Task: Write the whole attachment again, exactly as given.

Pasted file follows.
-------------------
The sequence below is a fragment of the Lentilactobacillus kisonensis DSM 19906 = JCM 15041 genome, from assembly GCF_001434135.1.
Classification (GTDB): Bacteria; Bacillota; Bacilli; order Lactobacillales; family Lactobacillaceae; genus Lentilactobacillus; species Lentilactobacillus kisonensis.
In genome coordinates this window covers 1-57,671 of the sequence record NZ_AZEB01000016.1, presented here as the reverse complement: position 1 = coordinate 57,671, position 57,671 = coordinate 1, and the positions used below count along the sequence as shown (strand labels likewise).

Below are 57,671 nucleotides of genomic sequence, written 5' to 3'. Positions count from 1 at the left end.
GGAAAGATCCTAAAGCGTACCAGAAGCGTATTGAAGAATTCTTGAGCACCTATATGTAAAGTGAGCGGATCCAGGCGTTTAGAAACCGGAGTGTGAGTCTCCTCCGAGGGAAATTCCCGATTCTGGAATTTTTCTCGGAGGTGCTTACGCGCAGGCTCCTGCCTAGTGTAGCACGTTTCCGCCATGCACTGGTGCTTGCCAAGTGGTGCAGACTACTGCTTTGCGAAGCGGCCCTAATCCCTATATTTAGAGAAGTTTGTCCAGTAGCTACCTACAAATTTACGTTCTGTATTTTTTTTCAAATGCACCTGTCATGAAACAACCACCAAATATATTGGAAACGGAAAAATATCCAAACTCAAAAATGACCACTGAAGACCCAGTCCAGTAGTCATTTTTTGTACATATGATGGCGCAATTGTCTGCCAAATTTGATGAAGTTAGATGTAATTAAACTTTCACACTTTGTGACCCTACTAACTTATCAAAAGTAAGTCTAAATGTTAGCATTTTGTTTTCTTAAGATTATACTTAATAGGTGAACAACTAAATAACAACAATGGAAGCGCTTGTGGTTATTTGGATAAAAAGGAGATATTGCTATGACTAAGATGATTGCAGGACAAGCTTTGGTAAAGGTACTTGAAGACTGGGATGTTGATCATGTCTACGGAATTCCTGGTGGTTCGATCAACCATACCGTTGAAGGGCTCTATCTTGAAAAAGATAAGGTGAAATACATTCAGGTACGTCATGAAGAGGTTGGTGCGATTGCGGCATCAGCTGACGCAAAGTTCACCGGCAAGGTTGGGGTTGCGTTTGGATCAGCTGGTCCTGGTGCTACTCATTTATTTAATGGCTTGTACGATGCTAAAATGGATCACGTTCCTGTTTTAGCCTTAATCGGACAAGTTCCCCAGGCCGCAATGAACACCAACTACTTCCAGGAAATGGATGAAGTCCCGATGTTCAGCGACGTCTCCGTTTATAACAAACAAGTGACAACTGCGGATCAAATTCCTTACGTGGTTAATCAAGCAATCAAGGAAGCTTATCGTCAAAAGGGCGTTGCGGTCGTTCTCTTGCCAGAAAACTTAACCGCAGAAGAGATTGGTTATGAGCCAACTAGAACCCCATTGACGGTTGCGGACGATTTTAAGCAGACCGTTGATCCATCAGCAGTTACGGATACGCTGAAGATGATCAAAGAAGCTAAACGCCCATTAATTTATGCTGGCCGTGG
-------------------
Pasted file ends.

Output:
The sequence below is a fragment of the Lentilactobacillus kisonensis DSM 19906 = JCM 15041 genome, from assembly GCF_001434135.1.
Classification (GTDB): Bacteria; Bacillota; Bacilli; order Lactobacillales; family Lactobacillaceae; genus Lentilactobacillus; species Lentilactobacillus kisonensis.
In genome coordinates this window covers 1-57,671 of the sequence record NZ_AZEB01000016.1, presented here as the reverse complement: position 1 = coordinate 57,671, position 57,671 = coordinate 1, and the positions used below count along the sequence as shown (strand labels likewise).

Below are 57,671 nucleotides of genomic sequence, written 5' to 3'. Positions count from 1 at the left end.
GGAAAGATCCTAAAGCGTACCAGAAGCGTATTGAAGAATTCTTGAGCACCTATATGTAAAGTGAGCGGATCCAGGCGTTTAGAAACCGGAGTGTGAGTCTCCTCCGAGGGAAATTCCCGATTCTGGAATTTTTCTCGGAGGTGCTTACGCGCAGGCTCCTGCCTAGTGTAGCACGTTTCCGCCATGCACTGGTGCTTGCCAAGTGGTGCAGACTACTGCTTTGCGAAGCGGCCCTAATCCCTATATTTAGAGAAGTTTGTCCAGTAGCTACCTACAAATTTACGTTCTGTATTTTTTTTCAAATGCACCTGTCATGAAACAACCACCAAATATATTGGAAACGGAAAAATATCCAAACTCAAAAATGACCACTGAAGACCCAGTCCAGTAGTCATTTTTTGTACATATGATGGCGCAATTGTCTGCCAAATTTGATGAAGTTAGATGTAATTAAACTTTCACACTTTGTGACCCTACTAACTTATCAAAAGTAAGTCTAAATGTTAGCATTTTGTTTTCTTAAGATTATACTTAATAGGTGAACAACTAAATAACAACAATGGAAGCGCTTGTGGTTATTTGGATAAAAAGGAGATATTGCTATGACTAAGATGATTGCAGGACAAGCTTTGGTAAAGGTACTTGAAGACTGGGATGTTGATCATGTCTACGGAATTCCTGGTGGTTCGATCAACCATACCGTTGAAGGGCTCTATCTTGAAAAAGATAAGGTGAAATACATTCAGGTACGTCATGAAGAGGTTGGTGCGATTGCGGCATCAGCTGACGCAAAGTTCACCGGCAAGGTTGGGGTTGCGTTTGGATCAGCTGGTCCTGGTGCTACTCATTTATTTAATGGCTTGTACGATGCTAAAATGGATCACGTTCCTGTTTTAGCCTTAATCGGACAAGTTCCCCAGGCCGCAATGAACACCAACTACTTCCAGGAAATGGATGAAGTCCCGATGTTCAGCGACGTCTCCGTTTATAACAAACAAGTGACAACTGCGGATCAAATTCCTTACGTGGTTAATCAAGCAATCAAGGAAGCTTATCGTCAAAAGGGCGTTGCGGTCGTTCTCTTGCCAGAAAACTTAACCGCAGAAGAGATTGGTTATGAGCCAACTAGAACCCCATTGACGGTTGCGGACGATTTTAAGCAGACCGTTGATCCATCAGCAGTTACGGATACGCTGAAGATGATCAAAGAAGCTAAACGCCCATTAATTTATGCTGGCCGTGG